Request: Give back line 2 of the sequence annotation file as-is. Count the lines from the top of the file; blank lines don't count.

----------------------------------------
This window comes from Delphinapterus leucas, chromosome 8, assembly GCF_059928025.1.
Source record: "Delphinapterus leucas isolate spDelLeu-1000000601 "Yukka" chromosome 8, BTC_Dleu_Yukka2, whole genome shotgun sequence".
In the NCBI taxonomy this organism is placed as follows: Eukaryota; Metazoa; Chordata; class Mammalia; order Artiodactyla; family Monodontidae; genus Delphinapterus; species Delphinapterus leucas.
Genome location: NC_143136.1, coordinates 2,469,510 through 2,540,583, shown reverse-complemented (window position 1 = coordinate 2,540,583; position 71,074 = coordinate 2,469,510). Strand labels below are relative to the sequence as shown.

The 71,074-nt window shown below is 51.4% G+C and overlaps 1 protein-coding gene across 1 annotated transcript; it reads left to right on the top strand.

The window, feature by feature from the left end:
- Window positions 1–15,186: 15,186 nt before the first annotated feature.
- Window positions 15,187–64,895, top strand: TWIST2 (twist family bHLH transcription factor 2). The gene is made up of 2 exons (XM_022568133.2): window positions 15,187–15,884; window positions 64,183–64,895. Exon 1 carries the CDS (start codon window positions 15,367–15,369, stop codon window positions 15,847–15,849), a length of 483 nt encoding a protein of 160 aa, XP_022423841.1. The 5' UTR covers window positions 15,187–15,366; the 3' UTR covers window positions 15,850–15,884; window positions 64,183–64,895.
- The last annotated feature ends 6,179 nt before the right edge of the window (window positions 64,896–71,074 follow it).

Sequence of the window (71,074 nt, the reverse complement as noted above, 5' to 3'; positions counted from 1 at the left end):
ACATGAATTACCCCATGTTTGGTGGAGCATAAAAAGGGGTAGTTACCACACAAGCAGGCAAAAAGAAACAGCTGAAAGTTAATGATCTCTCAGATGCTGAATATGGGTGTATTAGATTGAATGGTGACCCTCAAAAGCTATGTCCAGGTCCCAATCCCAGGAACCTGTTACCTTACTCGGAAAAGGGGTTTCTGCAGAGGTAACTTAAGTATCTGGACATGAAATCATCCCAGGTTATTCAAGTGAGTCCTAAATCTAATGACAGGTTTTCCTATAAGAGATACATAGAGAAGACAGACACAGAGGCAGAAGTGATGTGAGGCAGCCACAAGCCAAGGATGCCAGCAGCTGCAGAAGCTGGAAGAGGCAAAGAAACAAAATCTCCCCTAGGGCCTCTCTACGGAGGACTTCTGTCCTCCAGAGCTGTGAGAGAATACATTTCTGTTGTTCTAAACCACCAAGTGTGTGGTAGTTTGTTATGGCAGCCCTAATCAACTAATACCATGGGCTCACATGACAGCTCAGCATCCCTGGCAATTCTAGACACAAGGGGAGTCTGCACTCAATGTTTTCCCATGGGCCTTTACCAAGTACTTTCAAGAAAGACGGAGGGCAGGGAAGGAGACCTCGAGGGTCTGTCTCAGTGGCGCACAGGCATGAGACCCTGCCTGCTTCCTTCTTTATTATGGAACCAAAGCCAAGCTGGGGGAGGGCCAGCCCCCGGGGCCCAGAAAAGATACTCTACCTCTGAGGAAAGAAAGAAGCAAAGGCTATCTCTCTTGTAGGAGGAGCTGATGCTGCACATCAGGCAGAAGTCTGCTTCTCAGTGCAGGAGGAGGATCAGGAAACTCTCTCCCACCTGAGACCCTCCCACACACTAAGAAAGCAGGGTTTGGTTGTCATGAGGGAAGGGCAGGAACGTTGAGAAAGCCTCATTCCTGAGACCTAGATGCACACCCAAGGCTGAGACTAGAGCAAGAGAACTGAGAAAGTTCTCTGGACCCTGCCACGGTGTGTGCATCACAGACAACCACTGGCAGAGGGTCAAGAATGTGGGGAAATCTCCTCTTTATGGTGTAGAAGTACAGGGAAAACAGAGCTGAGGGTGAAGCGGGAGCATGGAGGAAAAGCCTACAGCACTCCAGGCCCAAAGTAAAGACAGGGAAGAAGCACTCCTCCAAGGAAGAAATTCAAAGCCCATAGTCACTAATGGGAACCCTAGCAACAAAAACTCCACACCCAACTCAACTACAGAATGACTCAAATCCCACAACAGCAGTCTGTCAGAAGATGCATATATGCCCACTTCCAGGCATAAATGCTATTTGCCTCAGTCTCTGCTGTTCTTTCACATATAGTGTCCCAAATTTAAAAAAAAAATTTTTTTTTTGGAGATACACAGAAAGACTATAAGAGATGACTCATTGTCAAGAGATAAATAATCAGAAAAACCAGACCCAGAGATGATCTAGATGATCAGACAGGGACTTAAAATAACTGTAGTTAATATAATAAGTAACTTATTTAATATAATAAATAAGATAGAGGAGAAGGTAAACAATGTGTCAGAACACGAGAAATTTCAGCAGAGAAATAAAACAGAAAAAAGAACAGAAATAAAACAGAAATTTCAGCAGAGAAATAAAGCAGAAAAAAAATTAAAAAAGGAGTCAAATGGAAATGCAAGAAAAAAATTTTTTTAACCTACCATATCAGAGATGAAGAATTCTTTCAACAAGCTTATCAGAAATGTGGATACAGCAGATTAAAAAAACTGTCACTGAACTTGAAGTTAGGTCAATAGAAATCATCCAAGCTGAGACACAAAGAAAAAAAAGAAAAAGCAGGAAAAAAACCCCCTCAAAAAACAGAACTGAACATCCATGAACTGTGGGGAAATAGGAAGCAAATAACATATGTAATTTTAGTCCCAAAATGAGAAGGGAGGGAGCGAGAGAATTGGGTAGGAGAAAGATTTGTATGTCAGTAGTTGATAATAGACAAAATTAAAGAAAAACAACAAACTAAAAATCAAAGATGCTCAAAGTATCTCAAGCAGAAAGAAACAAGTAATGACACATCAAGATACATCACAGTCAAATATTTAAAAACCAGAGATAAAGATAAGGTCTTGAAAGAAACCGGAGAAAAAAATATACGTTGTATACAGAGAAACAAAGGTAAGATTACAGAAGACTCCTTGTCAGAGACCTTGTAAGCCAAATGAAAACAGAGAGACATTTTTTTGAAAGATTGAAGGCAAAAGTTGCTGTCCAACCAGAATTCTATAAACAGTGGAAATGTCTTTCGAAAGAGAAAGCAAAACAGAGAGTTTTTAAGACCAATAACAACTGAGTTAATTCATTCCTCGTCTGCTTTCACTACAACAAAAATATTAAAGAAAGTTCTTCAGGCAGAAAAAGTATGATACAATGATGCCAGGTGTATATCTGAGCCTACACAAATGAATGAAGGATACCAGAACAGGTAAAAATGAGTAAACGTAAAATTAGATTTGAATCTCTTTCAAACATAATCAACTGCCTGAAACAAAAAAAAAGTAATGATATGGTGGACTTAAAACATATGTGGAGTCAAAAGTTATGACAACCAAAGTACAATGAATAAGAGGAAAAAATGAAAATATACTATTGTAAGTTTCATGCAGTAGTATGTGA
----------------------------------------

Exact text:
Source record: "Delphinapterus leucas isolate spDelLeu-1000000601 "Yukka" chromosome 8, BTC_Dleu_Yukka2, whole genome shotgun sequence".